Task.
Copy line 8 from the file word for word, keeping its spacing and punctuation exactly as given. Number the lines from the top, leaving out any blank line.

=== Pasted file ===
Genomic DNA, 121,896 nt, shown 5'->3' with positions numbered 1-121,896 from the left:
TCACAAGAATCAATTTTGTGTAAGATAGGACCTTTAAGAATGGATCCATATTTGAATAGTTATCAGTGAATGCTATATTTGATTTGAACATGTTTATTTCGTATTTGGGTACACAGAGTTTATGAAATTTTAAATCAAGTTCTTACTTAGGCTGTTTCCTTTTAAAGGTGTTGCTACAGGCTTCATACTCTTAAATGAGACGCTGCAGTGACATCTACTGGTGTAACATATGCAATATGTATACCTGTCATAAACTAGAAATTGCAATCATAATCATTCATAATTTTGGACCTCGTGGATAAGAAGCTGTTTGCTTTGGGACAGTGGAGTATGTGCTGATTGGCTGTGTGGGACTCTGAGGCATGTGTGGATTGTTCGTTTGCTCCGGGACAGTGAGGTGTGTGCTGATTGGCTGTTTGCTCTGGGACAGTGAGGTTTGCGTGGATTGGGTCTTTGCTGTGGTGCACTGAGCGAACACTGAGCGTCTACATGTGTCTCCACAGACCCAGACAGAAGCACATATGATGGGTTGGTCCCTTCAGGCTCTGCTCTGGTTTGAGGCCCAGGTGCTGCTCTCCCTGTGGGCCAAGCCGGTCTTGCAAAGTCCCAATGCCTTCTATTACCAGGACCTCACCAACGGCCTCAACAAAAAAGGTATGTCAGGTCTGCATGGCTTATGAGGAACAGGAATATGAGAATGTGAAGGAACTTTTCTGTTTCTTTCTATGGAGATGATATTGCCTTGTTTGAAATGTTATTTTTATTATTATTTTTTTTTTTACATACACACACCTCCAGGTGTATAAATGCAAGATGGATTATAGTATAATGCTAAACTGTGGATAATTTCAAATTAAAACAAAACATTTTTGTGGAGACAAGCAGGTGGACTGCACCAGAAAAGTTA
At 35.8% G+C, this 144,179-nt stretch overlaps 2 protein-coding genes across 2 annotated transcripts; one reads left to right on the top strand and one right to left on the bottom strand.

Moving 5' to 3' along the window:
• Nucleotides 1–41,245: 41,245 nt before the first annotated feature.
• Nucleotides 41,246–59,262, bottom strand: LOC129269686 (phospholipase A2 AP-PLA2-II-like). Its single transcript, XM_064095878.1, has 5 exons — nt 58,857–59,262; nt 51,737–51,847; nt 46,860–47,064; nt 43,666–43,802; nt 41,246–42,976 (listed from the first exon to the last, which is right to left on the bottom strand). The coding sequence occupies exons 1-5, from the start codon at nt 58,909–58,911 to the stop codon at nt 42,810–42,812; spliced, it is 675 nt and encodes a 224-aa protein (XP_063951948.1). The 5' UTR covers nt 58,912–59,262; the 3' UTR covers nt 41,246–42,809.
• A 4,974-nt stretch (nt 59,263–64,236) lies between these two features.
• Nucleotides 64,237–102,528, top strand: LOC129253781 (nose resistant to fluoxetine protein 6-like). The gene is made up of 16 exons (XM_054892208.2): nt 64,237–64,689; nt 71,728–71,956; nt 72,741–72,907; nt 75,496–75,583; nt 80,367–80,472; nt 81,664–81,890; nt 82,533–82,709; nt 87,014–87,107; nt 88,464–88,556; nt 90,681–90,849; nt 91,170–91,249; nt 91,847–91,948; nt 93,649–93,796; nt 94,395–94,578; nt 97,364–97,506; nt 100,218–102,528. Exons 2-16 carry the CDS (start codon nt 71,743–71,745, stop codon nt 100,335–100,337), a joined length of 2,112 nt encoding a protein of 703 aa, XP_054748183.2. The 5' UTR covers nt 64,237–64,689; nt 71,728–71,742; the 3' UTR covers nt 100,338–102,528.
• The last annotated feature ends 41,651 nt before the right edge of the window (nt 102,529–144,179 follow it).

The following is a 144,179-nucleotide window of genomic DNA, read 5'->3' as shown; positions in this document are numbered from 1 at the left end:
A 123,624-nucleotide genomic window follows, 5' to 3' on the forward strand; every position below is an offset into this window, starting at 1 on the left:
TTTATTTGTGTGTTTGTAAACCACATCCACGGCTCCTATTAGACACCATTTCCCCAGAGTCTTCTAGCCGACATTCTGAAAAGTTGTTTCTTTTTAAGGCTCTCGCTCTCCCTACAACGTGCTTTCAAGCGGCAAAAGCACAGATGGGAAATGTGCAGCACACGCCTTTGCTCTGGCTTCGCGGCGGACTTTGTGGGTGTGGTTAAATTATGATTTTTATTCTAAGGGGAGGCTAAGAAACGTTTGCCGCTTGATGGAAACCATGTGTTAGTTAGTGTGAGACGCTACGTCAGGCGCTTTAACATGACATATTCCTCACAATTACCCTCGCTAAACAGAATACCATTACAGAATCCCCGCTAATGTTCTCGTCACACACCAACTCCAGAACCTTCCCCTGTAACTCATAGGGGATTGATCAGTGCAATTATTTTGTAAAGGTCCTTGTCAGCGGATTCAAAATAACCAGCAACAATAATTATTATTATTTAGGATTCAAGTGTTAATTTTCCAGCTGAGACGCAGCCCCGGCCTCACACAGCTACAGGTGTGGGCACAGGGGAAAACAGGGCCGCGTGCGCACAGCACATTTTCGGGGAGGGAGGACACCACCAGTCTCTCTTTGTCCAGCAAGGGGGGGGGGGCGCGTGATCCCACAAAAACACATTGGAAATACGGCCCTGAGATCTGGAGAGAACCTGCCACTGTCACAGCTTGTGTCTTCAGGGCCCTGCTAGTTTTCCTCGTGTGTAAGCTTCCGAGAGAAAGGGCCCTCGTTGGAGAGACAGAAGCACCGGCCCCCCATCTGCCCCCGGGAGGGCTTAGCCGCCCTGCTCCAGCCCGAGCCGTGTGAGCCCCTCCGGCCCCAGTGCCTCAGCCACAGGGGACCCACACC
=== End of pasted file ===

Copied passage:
• Nucleotides 64,237–102,528, top strand: LOC129253781 (nose resistant to fluoxetine protein 6-like). The gene is made up of 16 exons (XM_054892208.2): nt 64,237–64,689; nt 71,728–71,956; nt 72,741–72,907; nt 75,496–75,583; nt 80,367–80,472; nt 81,664–81,890; nt 82,533–82,709; nt 87,014–87,107; nt 88,464–88,556; nt 90,681–90,849; nt 91,170–91,249; nt 91,847–91,948; nt 93,649–93,796; nt 94,395–94,578; nt 97,364–97,506; nt 100,218–102,528. Exons 2-16 carry the CDS (start codon nt 71,743–71,745, stop codon nt 100,335–100,337), a joined length of 2,112 nt encoding a protein of 703 aa, XP_054748183.2. The 5' UTR covers nt 64,237–64,689; nt 71,728–71,742; the 3' UTR covers nt 100,338–102,528.